An alarming surge in threats and confrontations has elected lawmakers so rattled that Sen. Susan Collins, R-Maine, said she was worried that a murderous encounter may be looming.
Collins was the recipient of an unknown visitor's wrath when a storm window at her home in Bangor was smashed, The New York Times reported.
But her concerns go further.
"I wouldn't be surprised if a senator or House member were killed," the five-term senator told the Times. "What started with abusive phone calls is now translating into active threats of violence and real violence."
According to the Times, in 2018, after Collins announced she would support the confirmation of Brett Kavanaugh to the Supreme Court, she got a message that included footage of a since-deleted video of a beheading.
"We will c-t off your l-mbs and sl-ce off yo-r faces. We will t-ar out your tongues and dism-mber your org-as and sl-t your thro-ts while you watch," the letter read, which contained her personal phone numbers and addresses, as well as those of her staff and their relatives of her staff, the Times reported.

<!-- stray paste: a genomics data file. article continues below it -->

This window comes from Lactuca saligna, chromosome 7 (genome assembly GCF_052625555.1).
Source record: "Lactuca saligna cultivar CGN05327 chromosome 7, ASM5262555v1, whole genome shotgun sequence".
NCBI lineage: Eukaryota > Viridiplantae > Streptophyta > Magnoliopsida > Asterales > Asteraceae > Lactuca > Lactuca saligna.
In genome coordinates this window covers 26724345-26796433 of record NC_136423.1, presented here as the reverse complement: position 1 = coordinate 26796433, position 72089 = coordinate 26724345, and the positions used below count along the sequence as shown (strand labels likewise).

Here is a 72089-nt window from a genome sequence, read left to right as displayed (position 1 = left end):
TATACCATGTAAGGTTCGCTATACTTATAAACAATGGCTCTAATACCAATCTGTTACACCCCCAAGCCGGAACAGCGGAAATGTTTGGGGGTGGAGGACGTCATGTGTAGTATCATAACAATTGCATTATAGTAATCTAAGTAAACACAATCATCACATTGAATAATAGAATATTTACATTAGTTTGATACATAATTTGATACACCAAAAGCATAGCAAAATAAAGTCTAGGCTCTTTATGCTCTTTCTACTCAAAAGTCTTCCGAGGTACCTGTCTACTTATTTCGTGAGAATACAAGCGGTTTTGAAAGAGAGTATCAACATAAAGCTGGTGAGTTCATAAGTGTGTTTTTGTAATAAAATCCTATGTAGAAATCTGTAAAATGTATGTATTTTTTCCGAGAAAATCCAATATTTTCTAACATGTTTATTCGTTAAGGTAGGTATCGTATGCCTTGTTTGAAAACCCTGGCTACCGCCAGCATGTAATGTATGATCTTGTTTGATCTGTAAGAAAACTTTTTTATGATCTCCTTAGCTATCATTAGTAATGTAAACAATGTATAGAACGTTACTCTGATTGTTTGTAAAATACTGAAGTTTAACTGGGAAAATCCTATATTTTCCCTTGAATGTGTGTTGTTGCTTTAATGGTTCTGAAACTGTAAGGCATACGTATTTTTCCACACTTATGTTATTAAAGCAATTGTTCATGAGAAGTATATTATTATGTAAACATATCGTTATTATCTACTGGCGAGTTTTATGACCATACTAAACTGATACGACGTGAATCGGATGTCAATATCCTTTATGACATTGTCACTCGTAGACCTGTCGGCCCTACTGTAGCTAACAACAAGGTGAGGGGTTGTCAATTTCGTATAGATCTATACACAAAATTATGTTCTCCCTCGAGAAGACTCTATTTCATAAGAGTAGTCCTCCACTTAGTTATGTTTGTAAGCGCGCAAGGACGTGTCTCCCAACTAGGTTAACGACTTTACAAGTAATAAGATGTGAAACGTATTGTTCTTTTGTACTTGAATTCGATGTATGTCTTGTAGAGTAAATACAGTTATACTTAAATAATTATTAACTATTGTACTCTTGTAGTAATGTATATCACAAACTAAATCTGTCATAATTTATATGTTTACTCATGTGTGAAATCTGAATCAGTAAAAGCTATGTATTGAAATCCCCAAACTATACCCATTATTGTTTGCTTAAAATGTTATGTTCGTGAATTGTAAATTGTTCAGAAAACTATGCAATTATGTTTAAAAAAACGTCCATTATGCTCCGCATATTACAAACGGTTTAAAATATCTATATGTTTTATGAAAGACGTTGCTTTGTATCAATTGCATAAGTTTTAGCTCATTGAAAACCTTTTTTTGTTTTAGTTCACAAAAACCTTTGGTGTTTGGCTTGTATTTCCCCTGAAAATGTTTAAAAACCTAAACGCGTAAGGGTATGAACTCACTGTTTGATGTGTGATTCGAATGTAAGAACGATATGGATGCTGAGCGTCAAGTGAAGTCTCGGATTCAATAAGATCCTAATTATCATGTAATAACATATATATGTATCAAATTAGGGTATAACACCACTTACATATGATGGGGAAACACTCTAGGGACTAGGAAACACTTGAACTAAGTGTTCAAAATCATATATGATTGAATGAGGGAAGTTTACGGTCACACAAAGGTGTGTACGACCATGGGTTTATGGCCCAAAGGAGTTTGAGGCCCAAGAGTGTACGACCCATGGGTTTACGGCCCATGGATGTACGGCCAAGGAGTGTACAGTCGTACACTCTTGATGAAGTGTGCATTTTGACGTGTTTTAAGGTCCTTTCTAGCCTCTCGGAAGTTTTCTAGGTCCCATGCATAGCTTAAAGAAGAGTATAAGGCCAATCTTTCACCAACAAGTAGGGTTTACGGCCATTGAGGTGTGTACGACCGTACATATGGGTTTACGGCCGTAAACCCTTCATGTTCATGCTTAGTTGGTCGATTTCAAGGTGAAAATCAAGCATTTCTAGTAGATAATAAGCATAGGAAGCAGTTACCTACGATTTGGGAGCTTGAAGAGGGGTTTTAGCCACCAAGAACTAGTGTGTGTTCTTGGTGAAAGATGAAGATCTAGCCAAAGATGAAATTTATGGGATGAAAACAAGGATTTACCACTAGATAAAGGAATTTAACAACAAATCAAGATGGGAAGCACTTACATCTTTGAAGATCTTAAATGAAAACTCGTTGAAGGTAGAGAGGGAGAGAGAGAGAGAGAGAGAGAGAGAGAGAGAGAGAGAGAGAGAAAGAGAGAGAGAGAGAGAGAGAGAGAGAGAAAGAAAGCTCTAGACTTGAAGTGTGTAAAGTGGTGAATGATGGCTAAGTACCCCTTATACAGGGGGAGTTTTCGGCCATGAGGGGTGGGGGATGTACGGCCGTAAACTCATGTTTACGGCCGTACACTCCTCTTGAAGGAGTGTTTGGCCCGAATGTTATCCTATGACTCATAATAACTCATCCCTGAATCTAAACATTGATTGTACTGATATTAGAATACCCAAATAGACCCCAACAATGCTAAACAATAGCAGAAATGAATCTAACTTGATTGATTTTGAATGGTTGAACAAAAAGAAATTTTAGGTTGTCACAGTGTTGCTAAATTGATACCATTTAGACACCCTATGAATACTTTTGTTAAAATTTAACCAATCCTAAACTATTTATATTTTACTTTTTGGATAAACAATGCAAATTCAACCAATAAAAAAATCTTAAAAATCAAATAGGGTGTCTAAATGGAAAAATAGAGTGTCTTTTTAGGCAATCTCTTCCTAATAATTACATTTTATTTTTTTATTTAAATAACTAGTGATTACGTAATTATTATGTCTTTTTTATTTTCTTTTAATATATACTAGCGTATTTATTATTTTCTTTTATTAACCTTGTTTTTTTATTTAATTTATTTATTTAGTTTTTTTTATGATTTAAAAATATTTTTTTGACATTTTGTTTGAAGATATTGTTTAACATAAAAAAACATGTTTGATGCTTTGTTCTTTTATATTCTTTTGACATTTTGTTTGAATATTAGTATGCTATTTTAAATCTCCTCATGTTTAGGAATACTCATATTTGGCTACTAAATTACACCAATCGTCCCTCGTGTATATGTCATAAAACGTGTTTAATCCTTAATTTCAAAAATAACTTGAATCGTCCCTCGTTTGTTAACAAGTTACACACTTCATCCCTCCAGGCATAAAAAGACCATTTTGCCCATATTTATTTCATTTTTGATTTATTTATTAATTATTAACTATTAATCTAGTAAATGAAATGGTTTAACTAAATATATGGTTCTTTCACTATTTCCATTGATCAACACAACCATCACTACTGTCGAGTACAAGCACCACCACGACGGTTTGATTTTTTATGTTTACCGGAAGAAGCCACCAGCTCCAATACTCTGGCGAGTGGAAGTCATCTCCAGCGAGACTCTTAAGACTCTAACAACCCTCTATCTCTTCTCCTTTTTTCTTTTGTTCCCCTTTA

Three people are currently in jail and another few are awaiting some kind of action as a result of threats, Collins told the news outlet.
But she said the window-smashing was of particular concern because it occurred on a secluded side of her house, suggesting the area had been "studied and chosen."
"There's been a sea change in that we now see this constant escalation and erosion of any boundaries of what is acceptable behavior, and it has crossed over into actual violence," Collins told the Times.
But violent rhetoric appears to be normalized in language used by some to pump up their voter base — on both sides of the aisle.
Former President Donald Trump said last week that Senate GOP Leader Mitch McConnell of Kentucky "has a death wish" over this vote to fund the government and avoid a shutdown.
Democrat Rep. Tim Ryan, running for an open Senate seat in Ohio, said on MSNBC that Americans must "kill and confront" the MAGA Republican movement, video posted showed.
Between 2016 and 2021, the number of threats recorded against members of Congress had increased tenfold, according to the Times.
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